Questions Concerning the Boater Education Law
Q: Am I required to have a license to drive a boat?
A: An education certificate is not a license. Having a drivers license (for driving a car) has nothing to do with being able to operate a boat according to the law. The education law requires any boat operator born on or after January 1, 1982 to successfully complete a boating education course approved by the National Association of State Boating Law Administrators (NASBLA) or proficiency test before operating any craft powered by greater than 10 horsepower.
Q: Is this just a youth education bill?
A: The law seems to affect only young adults, but as the years pass, the January 1, 1982, date stays the same. In 50 years, just about every person who operates a boat of greater than 10 horsepower will have been certified.
Q: Is an education certificate needed to rent a boat?
A. Boaters born on or after January 1, 1982, have the option of either presenting a certificate from a NASBLA-approved boating education course or proficiency test, or signing an statement that they possess the certificate, or taking an on-site abbreviated test provided by the ODNR Division of Watercraft when renting any craft powered by greater than 10 horsepower.
Q: Can kids still operate a boat under the new law?
A: As long as the child operator fulfills the requirements of the new law, they can continue to operate a boat. If a supervising person is required, then the supervising person must also fulfill the law. The law only applies to boats of greater than 10 horsepower and to operators who were born on or after January 1, 1982. Operator age limits for personal watercraft remain the same: under 12 not permitted to operate; 12-15 need a supervising adult 18+ on board; 16-year-olds may operate alone -- as long as the operators have education certification.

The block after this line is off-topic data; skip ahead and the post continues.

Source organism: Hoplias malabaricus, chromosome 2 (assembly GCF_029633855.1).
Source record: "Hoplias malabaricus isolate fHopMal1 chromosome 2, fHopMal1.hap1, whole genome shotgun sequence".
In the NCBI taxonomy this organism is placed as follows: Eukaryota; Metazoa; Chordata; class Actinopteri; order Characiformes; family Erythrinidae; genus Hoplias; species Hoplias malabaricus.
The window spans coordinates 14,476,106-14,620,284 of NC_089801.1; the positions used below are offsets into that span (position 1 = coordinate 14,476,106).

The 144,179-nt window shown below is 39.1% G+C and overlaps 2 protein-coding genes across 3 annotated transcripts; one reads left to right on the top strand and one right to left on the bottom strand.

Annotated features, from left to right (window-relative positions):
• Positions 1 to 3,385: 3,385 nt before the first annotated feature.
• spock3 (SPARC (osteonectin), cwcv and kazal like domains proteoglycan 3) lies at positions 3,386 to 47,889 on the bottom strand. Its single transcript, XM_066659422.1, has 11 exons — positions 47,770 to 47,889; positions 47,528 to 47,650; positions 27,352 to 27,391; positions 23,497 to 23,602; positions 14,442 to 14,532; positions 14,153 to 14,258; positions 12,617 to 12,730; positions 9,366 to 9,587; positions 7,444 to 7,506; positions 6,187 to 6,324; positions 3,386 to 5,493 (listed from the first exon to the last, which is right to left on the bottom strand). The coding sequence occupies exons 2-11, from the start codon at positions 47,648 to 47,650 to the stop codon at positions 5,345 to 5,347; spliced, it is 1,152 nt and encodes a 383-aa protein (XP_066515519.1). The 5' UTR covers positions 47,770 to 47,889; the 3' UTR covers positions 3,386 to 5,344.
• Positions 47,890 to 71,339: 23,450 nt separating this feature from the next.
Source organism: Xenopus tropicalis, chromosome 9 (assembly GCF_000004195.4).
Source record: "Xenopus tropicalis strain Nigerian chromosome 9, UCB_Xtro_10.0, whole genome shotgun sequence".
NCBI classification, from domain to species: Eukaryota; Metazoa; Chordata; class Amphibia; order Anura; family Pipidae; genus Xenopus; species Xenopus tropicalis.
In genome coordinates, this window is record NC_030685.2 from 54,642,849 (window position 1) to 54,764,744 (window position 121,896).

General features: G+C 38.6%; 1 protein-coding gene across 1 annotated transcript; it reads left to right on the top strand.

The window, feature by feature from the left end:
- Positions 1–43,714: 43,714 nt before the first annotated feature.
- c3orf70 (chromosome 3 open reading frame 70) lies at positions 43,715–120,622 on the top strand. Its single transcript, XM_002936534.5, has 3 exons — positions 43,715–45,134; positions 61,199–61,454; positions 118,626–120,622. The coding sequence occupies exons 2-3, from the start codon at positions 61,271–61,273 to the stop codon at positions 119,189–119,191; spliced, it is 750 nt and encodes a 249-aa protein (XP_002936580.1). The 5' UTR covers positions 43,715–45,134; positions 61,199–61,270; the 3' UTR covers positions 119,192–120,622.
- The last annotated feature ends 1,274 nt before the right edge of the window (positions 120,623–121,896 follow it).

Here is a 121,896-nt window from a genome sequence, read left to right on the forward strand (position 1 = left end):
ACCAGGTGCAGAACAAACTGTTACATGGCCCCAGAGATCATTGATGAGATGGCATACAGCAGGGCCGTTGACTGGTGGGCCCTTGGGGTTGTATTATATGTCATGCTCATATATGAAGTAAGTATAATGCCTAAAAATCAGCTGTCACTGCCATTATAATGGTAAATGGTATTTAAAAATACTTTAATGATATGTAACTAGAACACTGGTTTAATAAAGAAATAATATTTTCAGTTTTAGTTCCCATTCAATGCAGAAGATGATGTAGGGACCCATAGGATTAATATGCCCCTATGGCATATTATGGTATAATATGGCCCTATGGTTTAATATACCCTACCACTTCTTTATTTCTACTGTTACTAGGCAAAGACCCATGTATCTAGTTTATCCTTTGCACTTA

Q: What courses are acceptable to meet this requirement?
A: Any NASBLA-approved boating education course. Currently that includes courses offered by the ODNR Division of Watercraft, the US Power Squadron and the US Coast Guard Auxiliary. It also includes some online courses and the ODNR Division of Watercraft Home Study Course. Be wary that some online course certificates are not accepted by other states. The course certificate you get from US Power Squadron, US Coast Guard Auxiliary, and Ohio Boater Education Course (classroom or online) are accepted in every surrounding state.
Q: Is my boating education certificate from another state good in Ohio?
A: A certificate from another state is acceptable provided it is for a NASBLA approved course.
Q: When did this law go into effect?
A: The education requirement became effective January 1, 2000.
Q: Where can I find out about boating courses in my area?
A: From our Boating Course Search web site. On-line, home-study, and proficiency exam options are available to you as well.